News: Mar 10, 2017
The University of Gothenburg wants to become a European leader in sustainable development – a goal that will be reached together with the students.
Three years ago, the idea of taking the Green Office concept to the University of Gothenburg was born. The Green Office is an international model in which students become actively involved in the environmental and sustainability work by being hired by the University.
‘The student organisations do some great stuff and the University has been involved in sustainability for many years. But there hasn’t been a good bridge in between. This is where the Green Office model comes in handy – it’s mutually beneficial,’ says Moa Persson.
She is the project coordinator for the Green Office and environmental coordinator at the Centre for Environment and Sustainability, GMV. The project is included in the University’s action plan for environmental issues and sustainable development. Student participation is one of the three core activities in the action plan, together with research and education.
Last autumn, two persons, Anna Simmons and Tora Wilhelmsson, were hired part time (20 %) to work on the project. They combine full-time studies with their jobs at GMV. Anna is enrolled in the environmental social science programme at the School of Business, Economics and Law, and Tora is pursuing a Master’s in human rights at the Department of Global Studies. Their positions at GMV are for two semesters at a time, and right now they are half-way through. One of the things they have done is change the name of the programme.
‘The green, or environmental, part of sustainability isn’t enough, so instead we call it the Students for Sustainability Office. This is an important difference, since we want to cover the whole concept of sustainability,’ says Simmons.
The University of Gothenburg offers Sweden's widest range of courses in the field of environment and sustainable development, and environmental research is carried out in a large number of subject areas. The University has focused on these issues for many years. According to Simmons and Wilhelmsson, this becomes evident when you talk to other European universities linked to the Green Office.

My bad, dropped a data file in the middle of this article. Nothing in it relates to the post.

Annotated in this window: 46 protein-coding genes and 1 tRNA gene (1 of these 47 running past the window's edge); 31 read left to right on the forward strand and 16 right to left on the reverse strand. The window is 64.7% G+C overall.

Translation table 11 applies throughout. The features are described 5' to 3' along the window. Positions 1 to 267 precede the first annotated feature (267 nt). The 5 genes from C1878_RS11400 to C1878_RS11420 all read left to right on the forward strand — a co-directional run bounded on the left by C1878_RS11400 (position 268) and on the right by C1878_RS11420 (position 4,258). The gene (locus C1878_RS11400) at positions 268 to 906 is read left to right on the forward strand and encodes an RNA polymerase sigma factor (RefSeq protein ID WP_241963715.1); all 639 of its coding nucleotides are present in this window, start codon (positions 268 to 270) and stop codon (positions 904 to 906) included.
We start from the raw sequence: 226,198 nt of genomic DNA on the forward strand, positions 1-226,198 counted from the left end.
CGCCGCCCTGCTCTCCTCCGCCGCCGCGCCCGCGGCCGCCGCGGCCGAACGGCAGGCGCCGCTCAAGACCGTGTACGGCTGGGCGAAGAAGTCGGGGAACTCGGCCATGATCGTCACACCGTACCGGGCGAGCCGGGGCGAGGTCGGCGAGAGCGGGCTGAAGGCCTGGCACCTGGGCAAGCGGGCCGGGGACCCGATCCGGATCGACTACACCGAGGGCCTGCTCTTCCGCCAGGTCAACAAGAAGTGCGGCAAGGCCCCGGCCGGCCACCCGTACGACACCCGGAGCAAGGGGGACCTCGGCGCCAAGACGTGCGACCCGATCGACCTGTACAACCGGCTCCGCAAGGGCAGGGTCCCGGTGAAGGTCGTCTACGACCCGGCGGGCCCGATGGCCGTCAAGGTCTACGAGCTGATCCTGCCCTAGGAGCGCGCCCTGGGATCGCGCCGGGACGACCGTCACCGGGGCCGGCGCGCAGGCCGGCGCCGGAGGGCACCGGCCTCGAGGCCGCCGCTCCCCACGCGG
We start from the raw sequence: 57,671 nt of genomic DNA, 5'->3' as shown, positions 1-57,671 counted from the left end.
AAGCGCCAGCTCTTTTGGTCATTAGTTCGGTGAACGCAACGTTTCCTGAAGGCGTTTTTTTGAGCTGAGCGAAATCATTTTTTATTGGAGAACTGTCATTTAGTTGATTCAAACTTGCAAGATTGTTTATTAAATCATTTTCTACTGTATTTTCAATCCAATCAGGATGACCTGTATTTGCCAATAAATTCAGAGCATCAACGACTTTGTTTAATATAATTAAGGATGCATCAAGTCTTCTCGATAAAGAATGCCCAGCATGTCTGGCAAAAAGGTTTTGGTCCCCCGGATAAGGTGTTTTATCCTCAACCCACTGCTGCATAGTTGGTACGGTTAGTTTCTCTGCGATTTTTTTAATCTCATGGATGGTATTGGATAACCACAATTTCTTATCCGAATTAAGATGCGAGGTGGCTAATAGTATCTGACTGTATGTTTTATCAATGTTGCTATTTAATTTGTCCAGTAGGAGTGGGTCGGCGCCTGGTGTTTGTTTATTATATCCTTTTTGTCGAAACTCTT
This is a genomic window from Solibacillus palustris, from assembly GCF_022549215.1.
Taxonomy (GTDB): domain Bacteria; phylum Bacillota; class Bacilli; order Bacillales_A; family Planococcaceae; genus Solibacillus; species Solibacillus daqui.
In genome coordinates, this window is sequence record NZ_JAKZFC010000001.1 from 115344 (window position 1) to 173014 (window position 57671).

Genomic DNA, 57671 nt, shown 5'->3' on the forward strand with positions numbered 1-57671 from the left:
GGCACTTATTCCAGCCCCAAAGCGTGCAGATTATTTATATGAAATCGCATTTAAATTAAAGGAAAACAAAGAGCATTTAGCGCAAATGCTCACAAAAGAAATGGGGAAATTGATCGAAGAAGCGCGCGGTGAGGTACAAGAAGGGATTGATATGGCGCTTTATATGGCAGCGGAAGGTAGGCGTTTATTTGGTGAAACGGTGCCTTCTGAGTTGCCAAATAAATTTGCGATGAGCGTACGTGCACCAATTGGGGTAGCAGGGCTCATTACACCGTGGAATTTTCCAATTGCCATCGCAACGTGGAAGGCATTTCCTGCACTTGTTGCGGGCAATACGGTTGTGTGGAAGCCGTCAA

‘Many of them work with sustainability issues at a completely different level, where they could start from scratch. It’s great to be able to jump straight into an organisation that already has it on its agenda. We are very pleased with the situation and the work carried out here,’ says Simmons.
Their job is to coordinate and develop the participation of students in the University’s sustainability efforts.
‘Many staff members and various groups at the University want to involve the students in the work but don’t know how to find them, and the students want to get involved but don't know who to contact. That’s where we can help,’ says Wilhelmsson.
‘We have also been engaged in the purchasing of products for the University’s restaurants and cafeterias with an aim to put pressure on the suppliers in terms of for example organic products and fair trade,’ says Simmons.
Simmons, Wilhelmsson and Persson stress the importance of the University’s many student associations as contact points between students and GMV.
‘Everything we study and learn should be rooted in a sustainability perspective, that’s the basic idea. The student associations are always pondering over how the courses can be tied to sustainability, and that’s where we can help,’ says Simmons.
‘Getting the students involved in the decision making will make the University more dynamic and will also make it last in the long run,’ says Wilhelmsson.
This article was published in issue 1/2017 of Spionen.
Written by: Peter Sundberg
Photo: Johan Wingborg